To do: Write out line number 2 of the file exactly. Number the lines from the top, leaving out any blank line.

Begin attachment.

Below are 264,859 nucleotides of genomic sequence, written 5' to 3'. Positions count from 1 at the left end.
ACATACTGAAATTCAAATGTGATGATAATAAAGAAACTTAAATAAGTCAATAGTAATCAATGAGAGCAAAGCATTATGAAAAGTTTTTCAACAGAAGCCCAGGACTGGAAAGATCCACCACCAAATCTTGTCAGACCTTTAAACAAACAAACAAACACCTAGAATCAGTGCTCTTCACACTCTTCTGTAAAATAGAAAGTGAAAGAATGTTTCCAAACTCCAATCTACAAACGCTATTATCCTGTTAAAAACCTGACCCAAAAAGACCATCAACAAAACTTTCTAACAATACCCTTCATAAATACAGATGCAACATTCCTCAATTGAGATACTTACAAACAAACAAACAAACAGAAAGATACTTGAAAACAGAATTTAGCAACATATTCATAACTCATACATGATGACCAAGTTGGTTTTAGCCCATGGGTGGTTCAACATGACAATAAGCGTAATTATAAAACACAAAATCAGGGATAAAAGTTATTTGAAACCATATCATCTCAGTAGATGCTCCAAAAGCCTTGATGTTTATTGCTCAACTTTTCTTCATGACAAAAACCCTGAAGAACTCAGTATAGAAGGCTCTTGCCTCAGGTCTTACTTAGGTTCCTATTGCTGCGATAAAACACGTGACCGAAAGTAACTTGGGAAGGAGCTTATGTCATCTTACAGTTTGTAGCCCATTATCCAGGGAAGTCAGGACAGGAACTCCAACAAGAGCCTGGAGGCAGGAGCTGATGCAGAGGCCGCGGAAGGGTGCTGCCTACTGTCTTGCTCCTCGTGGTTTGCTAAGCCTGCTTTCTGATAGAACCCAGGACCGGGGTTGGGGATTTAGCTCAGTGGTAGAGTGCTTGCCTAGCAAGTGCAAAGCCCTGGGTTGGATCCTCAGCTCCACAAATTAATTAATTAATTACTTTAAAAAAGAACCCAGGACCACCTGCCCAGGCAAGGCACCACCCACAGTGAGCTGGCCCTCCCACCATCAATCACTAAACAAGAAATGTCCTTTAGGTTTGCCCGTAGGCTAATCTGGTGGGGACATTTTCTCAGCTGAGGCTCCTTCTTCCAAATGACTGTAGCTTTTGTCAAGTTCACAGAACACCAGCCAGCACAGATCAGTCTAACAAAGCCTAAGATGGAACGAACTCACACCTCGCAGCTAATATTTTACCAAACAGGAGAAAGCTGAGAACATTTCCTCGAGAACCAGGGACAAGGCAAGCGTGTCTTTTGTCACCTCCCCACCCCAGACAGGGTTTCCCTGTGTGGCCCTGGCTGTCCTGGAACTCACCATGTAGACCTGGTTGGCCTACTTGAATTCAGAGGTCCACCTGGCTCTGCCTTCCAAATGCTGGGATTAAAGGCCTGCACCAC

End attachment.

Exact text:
ACATACTGAAATTCAAATGTGATGATAATAAAGAAACTTAAATAAGTCAATAGTAATCAATGAGAGCAAAGCATTATGAAAAGTTTTTCAACAGAAGCCCAGGACTGGAAAGATCCACCACCAAATCTTGTCAGACCTTTAAACAAACAAACAAACACCTAGAATCAGTGCTCTTCACACTCTTCTGTAAAATAGAAAGTGAAAGAATGTTTCCAAACTCCAATCTACAAACGCTATTATCCTGTTAAAAACCTGACCCAAAAAGACCATCAACAAAACTTTCTAACAATACCCTTCATAAATACAGATGCAACATTCCTCAATTGAGATACTTACAAACAAACAAACAAACAGAAAGATACTTGAAAACAGAATTTAGCAACATATTCATAACTCATACATGATGACCAAGTTGGTTTTAGCCCATGGGTGGTTCAACATGACAATAAGCGTAATTATAAAACACAAAATCAGGGATAAAAGTTATTTGAAACCATATCATCTCAGTAGATGCTCCAAAAGCCTTGATGTTTATTGCTCAACTTTTCTTCATGACAAAAACCCTGAAGAACTCAGTATAGAAGGCTCTTGCCTCAGGTCTTACTTAGGTTCCTATTGCTGCGATAAAACACGTGACCGAAAGTAACTTGGGAAGGAGCTTATGTCATCTTACAGTTTGTAGCCCATTATCCAGGGAAGTCAGGACAGGAACTCCAACAAGAGCCTGGAGGCAGGAGCTGATGCAGAGGCCGCGGAAGGGTGCTGCCTACTGTCTTGCTCCTCGTGGTTTGCTAAGCCTGCTTTCTGATAGAACCCAGGACCGGGGTTGGGGATTTAGCTCAGTGGTAGAGTGCTTGCCTAGCAAGTGCAAAGCCCTGGGTTGGATCCTCAGCTCCACAAATTAATTAATTAATTACTTTAAAAAAGAACCCAGGACCACCTGCCCAGGCAAGGCACCACCCACAGTGAGCTGGCCCTCCCACCATCAATCACTAAACAAGAAATGTCCTTTAGGTTTGCCCGTAGGCTAATCTGGTGGGGACATTTTCTCAGCTGAGGCTCCTTCTTCCAAATGACTGTAGCTTTTGTCAAGTTCACAGAACACCAGCCAGCACAGATCAGTCTAACAAAGCCTAAGATGGAACGAACTCACACCTCGCAGCTAATATTTTACCAAACAGGAGAAAGCTGAGAACATTTCCTCGAGAACCAGGGACAAGGCAAGCGTGTCTTTTGTCACCTCCCCACCCCAGACAGGGTTTCCCTGTGTGGCCCTGGCTGTCCTGGAACTCACCATGTAGACCTGGTTGGCCTACTTGAATTCAGAGGTCCACCTGGCTCTGCCTTCCAAATGCTGGGATTAAAGGCCTGCACCAC